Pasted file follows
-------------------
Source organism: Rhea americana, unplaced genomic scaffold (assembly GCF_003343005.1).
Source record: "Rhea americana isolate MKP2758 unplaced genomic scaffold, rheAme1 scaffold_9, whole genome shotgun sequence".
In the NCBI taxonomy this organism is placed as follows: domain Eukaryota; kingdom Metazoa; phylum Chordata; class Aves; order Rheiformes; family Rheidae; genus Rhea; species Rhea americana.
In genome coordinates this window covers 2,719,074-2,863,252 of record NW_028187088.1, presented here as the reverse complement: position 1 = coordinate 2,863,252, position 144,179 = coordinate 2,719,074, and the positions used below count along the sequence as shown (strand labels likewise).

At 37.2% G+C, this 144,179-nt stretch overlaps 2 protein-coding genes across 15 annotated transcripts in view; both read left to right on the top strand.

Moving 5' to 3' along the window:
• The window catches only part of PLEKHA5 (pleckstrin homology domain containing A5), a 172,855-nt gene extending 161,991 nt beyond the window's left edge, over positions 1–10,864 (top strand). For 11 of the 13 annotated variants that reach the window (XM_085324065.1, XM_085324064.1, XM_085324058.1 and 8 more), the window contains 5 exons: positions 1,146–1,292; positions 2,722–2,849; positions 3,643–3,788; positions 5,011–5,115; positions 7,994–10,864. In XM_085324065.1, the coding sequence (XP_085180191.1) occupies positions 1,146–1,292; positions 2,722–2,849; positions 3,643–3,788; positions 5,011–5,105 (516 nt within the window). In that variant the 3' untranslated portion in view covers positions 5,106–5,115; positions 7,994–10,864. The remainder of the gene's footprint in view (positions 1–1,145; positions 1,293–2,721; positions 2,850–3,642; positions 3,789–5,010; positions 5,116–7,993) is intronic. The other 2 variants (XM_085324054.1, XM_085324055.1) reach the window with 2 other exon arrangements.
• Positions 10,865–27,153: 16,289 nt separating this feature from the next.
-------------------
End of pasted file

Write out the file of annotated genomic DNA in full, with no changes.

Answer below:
Source organism: Rhea americana, unplaced genomic scaffold (assembly GCF_003343005.1).
Source record: "Rhea americana isolate MKP2758 unplaced genomic scaffold, rheAme1 scaffold_9, whole genome shotgun sequence".
In the NCBI taxonomy this organism is placed as follows: domain Eukaryota; kingdom Metazoa; phylum Chordata; class Aves; order Rheiformes; family Rheidae; genus Rhea; species Rhea americana.
In genome coordinates this window covers 2,719,074-2,863,252 of record NW_028187088.1, presented here as the reverse complement: position 1 = coordinate 2,863,252, position 144,179 = coordinate 2,719,074, and the positions used below count along the sequence as shown (strand labels likewise).

At 37.2% G+C, this 144,179-nt stretch overlaps 2 protein-coding genes across 15 annotated transcripts in view; both read left to right on the top strand.

Moving 5' to 3' along the window:
• The window catches only part of PLEKHA5 (pleckstrin homology domain containing A5), a 172,855-nt gene extending 161,991 nt beyond the window's left edge, over positions 1–10,864 (top strand). For 11 of the 13 annotated variants that reach the window (XM_085324065.1, XM_085324064.1, XM_085324058.1 and 8 more), the window contains 5 exons: positions 1,146–1,292; positions 2,722–2,849; positions 3,643–3,788; positions 5,011–5,115; positions 7,994–10,864. In XM_085324065.1, the coding sequence (XP_085180191.1) occupies positions 1,146–1,292; positions 2,722–2,849; positions 3,643–3,788; positions 5,011–5,105 (516 nt within the window). In that variant the 3' untranslated portion in view covers positions 5,106–5,115; positions 7,994–10,864. The remainder of the gene's footprint in view (positions 1–1,145; positions 1,293–2,721; positions 2,850–3,642; positions 3,789–5,010; positions 5,116–7,993) is intronic. The other 2 variants (XM_085324054.1, XM_085324055.1) reach the window with 2 other exon arrangements.
• Positions 10,865–27,153: 16,289 nt separating this feature from the next.